I hate the idea that courses can punish good behavior on the part of the horse or the rider. Is there any way to change the way we think about or implement course design?

                    If every fence is indeed a question, would it make sense for the course designers to state ahead of time what each question is supposed to be and how a pair could successfully answer it?

                    In the "old days" we tended to walk the courses as a group, esp. at the lower levels. The course designers would explain the what each fence needed in approach and negotiation. Our coaches would then tell us what we needed to do for our horse to help him through it.

                    Now, we were juniors, mostly in Pony Club. But the higher levels were doing the same thing. They were walking the courses too and having the same discussions. Often we could tag along and listen as long as we did not interfere.

                    Maybe it isn't possible to have those group walks like we used to. But it the CDs wrote them up and they were handed out, along with the course maps, it would really help a lot of people be better prepared.

                    It would also be a great tool to use to compare courses and get a better understanding of the true total level of difficulty. Knowing not just the stats, like how high, how wide, how many efforts in how many meters, but the complexity of each question and how those questions were strung together would paint much more accurate pictures of each XC test.

                    With that information, we, as riders might better prepare for our levels and know more about the holes in our training and preparation after we are done.

                    CD's might also be better able to learn from each others' courses what worked well and rewarded good prep and what turned out to just be hard with no benefit.

                    As officials, organizers, officers and staff, it would offer perspective, trend info., and easier comparisons. I would think the safety folks might benefit as well from such information.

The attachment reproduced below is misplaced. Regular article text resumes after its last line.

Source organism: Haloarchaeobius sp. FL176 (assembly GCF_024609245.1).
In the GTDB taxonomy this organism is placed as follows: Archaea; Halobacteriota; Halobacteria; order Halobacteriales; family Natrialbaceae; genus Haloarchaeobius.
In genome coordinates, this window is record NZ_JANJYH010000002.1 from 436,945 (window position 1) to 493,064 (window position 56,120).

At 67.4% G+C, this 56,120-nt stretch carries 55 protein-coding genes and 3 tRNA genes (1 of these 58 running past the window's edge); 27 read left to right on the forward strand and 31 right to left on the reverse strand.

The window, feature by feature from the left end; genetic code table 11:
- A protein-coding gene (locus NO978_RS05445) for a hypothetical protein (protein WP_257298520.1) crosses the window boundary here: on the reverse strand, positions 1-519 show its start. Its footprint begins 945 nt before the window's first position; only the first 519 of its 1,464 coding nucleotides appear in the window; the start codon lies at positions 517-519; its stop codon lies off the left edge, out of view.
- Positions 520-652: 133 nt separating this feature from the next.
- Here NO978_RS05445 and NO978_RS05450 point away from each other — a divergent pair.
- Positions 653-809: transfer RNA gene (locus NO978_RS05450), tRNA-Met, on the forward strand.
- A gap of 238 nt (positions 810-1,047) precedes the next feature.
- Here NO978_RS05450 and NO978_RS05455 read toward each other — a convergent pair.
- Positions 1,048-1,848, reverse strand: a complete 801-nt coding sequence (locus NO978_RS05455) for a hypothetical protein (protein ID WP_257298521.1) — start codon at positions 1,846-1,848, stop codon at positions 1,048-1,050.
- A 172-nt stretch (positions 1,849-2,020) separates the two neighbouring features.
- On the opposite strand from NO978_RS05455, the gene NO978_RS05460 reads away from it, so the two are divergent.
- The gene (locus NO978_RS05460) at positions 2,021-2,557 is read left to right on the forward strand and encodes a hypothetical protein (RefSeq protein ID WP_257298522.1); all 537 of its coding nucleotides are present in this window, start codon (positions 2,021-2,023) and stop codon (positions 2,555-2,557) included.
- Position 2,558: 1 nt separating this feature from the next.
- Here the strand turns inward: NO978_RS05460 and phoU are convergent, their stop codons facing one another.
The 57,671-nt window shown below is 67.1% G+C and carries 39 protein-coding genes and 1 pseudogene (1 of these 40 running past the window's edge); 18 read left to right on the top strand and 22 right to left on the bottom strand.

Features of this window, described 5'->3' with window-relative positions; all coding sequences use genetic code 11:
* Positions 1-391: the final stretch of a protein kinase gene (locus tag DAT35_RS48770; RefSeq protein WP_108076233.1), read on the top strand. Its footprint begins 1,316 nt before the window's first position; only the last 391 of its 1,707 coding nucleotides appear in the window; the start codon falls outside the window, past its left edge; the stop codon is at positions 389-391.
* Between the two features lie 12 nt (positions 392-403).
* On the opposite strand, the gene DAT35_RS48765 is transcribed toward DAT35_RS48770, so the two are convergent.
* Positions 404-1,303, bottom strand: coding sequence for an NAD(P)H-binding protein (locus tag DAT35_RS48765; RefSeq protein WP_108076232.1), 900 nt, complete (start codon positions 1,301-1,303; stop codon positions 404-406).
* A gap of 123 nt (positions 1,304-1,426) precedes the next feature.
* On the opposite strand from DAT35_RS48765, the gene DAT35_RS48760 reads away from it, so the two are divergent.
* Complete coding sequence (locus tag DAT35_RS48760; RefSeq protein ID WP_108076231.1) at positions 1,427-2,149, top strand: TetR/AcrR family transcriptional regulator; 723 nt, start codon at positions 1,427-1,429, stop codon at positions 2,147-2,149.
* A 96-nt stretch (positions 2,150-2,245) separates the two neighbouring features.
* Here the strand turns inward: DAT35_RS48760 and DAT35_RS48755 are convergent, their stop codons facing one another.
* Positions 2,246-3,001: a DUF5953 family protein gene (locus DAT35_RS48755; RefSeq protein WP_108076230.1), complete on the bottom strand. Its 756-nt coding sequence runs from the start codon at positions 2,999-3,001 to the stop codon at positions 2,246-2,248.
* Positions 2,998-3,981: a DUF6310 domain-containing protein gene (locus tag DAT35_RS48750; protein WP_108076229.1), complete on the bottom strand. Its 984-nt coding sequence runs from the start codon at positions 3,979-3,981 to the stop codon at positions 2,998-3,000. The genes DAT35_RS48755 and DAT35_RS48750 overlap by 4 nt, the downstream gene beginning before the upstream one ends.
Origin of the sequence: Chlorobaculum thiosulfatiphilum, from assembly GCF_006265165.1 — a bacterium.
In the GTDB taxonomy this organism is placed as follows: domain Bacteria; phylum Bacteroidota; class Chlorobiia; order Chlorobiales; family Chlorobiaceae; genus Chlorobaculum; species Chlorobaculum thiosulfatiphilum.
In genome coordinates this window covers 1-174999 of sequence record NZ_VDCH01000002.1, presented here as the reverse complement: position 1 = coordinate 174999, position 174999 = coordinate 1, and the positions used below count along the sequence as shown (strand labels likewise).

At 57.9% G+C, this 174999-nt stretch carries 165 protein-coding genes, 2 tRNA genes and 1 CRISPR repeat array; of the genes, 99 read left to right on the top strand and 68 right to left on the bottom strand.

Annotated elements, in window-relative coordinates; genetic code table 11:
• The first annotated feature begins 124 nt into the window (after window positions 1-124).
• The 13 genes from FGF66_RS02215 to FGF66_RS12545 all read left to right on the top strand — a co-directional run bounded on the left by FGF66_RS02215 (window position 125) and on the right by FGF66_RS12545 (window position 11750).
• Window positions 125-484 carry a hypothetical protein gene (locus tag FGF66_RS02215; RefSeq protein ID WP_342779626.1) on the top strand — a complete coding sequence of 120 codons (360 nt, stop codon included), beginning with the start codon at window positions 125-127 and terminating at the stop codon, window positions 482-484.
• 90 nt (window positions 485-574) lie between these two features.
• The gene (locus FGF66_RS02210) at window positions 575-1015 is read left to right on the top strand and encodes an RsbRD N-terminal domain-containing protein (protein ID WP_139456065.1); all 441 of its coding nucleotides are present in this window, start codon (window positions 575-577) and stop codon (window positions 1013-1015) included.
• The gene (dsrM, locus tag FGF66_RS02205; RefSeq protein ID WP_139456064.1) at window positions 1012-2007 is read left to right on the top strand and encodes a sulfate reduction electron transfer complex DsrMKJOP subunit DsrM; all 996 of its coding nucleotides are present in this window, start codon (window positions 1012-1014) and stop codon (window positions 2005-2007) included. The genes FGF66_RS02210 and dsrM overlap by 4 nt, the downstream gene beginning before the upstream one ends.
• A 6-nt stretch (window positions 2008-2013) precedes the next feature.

Just a random thought.
                    The above post is an opinion, just an opinion. If it were a real live fact it would include supporting links to websites full of people who already agreed with me.

                    www.southern-cross-farm.com

                    Comment


                    • #11
                      I think grayarabpony said it spot on.....
                      www.trainoreventing.com

                      Comment


                      • #12
                        I've been riding lower level courses mostly for over 25 years on both coasts, two countries, many of the biggest events in the country. Also watched a lot of upper level (international, too) events and walked the courses as well. The trends have always been changing upward; it is just that within the last ten years perhaps they have trended upward, outward, inward, and every other way! And the difficulty trickles down. I warned a friend this summer, "if you haven't competed in a year, don't start out back at Training level. Better get back into it at Novice," and I think especially now, there seems to be sort of a crossroads at course design. If you rode Novice and took a year or two off and are now expecting to just drop back in -- wow -- you will be surprised. Training -- especially surprised! It's wild right now. Flutie, we have only one place to go to fix this or adjudicate it -- that is the USEA, I guess. The course design committee? Organizers committee? And what is it we are fixing? Do we want to make courses easier or fairer? Do we want to make it so the best get around clean, and the rest don't, or is it a different goal? Especially at the lower levels. Don't we want to have fun, test the horses a little, test the riders a little and make sure all get home safe. Is this goal changed or different for upper levels, and if so, how?
                        I think those questions have to be answered before we can get at the reasons for the designs we have today on courses. JMO. I don't think we can any longer just throw big jumps to test scope. It will become a dressage race, then.
                        Proud & Permanent Student Of The Long Road
                        Read me: EN (http://eventingnation.com/author/annemarch/) and HJU (http://horsejunkiesunited.com/author/holly-covey/)

                        Comment


                        • #13
                          To standard or else the standards will keep getting lowered. If you aren't capable to do your level (getting E'd, RF, 40+penalty points, numerous rails) then there is a SIMPLE solution: move down a level

                          Comment


                          • #14
                            Shrunk "N" Da Wash,

                            Would you please show me where the "standards" are and how they are applied at different events?

                            Every event has a different course designer. Different course designers ask different questions. How can you standardize those variables?
                            When in Doubt, let your horse do the Thinking!